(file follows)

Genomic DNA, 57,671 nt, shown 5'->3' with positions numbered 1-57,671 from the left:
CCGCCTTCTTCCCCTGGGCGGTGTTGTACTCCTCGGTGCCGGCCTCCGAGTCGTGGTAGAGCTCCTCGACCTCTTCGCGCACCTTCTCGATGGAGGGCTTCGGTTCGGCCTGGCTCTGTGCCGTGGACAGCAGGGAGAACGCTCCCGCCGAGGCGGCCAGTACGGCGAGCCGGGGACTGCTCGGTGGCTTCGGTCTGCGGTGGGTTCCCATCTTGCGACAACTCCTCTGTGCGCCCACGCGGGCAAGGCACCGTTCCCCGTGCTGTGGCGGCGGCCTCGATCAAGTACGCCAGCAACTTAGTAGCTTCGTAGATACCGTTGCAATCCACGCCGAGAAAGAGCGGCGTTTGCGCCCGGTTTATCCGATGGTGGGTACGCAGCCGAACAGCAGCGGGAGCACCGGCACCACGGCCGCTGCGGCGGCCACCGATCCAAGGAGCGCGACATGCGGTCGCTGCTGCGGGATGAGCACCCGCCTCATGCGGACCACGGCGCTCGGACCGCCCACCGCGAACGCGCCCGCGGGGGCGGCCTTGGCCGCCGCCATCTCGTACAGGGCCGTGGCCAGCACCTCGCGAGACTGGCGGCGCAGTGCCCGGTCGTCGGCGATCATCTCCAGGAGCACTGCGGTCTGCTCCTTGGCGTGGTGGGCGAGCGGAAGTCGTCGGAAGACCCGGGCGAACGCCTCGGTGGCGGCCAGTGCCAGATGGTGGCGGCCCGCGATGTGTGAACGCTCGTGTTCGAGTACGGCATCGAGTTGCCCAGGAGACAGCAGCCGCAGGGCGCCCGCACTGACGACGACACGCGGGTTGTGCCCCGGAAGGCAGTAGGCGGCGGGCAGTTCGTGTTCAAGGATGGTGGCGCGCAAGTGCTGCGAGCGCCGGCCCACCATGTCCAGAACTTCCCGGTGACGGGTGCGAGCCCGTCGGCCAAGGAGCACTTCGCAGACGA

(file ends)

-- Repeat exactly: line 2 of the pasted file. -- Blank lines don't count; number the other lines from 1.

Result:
CCGCCTTCTTCCCCTGGGCGGTGTTGTACTCCTCGGTGCCGGCCTCCGAGTCGTGGTAGAGCTCCTCGACCTCTTCGCGCACCTTCTCGATGGAGGGCTTCGGTTCGGCCTGGCTCTGTGCCGTGGACAGCAGGGAGAACGCTCCCGCCGAGGCGGCCAGTACGGCGAGCCGGGGACTGCTCGGTGGCTTCGGTCTGCGGTGGGTTCCCATCTTGCGACAACTCCTCTGTGCGCCCACGCGGGCAAGGCACCGTTCCCCGTGCTGTGGCGGCGGCCTCGATCAAGTACGCCAGCAACTTAGTAGCTTCGTAGATACCGTTGCAATCCACGCCGAGAAAGAGCGGCGTTTGCGCCCGGTTTATCCGATGGTGGGTACGCAGCCGAACAGCAGCGGGAGCACCGGCACCACGGCCGCTGCGGCGGCCACCGATCCAAGGAGCGCGACATGCGGTCGCTGCTGCGGGATGAGCACCCGCCTCATGCGGACCACGGCGCTCGGACCGCCCACCGCGAACGCGCCCGCGGGGGCGGCCTTGGCCGCCGCCATCTCGTACAGGGCCGTGGCCAGCACCTCGCGAGACTGGCGGCGCAGTGCCCGGTCGTCGGCGATCATCTCCAGGAGCACTGCGGTCTGCTCCTTGGCGTGGTGGGCGAGCGGAAGTCGTCGGAAGACCCGGGCGAACGCCTCGGTGGCGGCCAGTGCCAGATGGTGGCGGCCCGCGATGTGTGAACGCTCGTGTTCGAGTACGGCATCGAGTTGCCCAGGAGACAGCAGCCGCAGGGCGCCCGCACTGACGACGACACGCGGGTTGTGCCCCGGAAGGCAGTAGGCGGCGGGCAGTTCGTGTTCAAGGATGGTGGCGCGCAAGTGCTGCGAGCGCCGGCCCACCATGTCCAGAACTTCCCGGTGACGGGTGCGAGCCCGTCGGCCAAGGAGCACTTCGCAGACGA